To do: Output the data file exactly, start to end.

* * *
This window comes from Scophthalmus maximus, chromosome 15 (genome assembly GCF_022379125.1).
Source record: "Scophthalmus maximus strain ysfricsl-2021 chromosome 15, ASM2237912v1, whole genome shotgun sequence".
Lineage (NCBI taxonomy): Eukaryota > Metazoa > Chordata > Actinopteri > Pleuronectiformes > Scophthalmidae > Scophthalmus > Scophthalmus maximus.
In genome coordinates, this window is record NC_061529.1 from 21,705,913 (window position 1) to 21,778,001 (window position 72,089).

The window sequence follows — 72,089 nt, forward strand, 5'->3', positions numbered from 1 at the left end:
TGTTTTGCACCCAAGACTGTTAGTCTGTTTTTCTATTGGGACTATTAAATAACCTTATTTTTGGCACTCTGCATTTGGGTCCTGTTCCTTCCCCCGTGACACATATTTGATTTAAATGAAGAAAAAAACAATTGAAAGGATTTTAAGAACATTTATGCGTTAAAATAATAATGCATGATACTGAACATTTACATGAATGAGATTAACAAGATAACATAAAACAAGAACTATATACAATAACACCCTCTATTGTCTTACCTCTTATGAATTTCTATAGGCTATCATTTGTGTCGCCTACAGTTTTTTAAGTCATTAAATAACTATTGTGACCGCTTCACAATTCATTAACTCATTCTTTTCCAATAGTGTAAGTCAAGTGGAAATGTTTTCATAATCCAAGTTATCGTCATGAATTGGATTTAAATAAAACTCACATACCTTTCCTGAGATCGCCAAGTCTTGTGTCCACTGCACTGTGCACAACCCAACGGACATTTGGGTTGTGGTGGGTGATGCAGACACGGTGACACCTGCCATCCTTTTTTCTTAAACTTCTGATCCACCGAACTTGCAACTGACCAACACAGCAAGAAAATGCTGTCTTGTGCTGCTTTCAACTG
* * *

This window comes from Scophthalmus maximus, chromosome 15 (genome assembly GCF_022379125.1).
Source record: "Scophthalmus maximus strain ysfricsl-2021 chromosome 15, ASM2237912v1, whole genome shotgun sequence".
Lineage (NCBI taxonomy): Eukaryota > Metazoa > Chordata > Actinopteri > Pleuronectiformes > Scophthalmidae > Scophthalmus > Scophthalmus maximus.
In genome coordinates, this window is record NC_061529.1 from 21,705,913 (window position 1) to 21,778,001 (window position 72,089).

The window sequence follows — 72,089 nt, forward strand, 5'->3', positions numbered from 1 at the left end:
TGTTTTGCACCCAAGACTGTTAGTCTGTTTTTCTATTGGGACTATTAAATAACCTTATTTTTGGCACTCTGCATTTGGGTCCTGTTCCTTCCCCCGTGACACATATTTGATTTAAATGAAGAAAAAAACAATTGAAAGGATTTTAAGAACATTTATGCGTTAAAATAATAATGCATGATACTGAACATTTACATGAATGAGATTAACAAGATAACATAAAACAAGAACTATATACAATAACACCCTCTATTGTCTTACCTCTTATGAATTTCTATAGGCTATCATTTGTGTCGCCTACAGTTTTTTAAGTCATTAAATAACTATTGTGACCGCTTCACAATTCATTAACTCATTCTTTTCCAATAGTGTAAGTCAAGTGGAAATGTTTTCATAATCCAAGTTATCGTCATGAATTGGATTTAAATAAAACTCACATACCTTTCCTGAGATCGCCAAGTCTTGTGTCCACTGCACTGTGCACAACCCAACGGACATTTGGGTTGTGGTGGGTGATGCAGACACGGTGACACCTGCCATCCTTTTTTCTTAAACTTCTGATCCACCGAACTTGCAACTGACCAACACAGCAAGAAAATGCTGTCTTGTGCTGCTTTCAACTG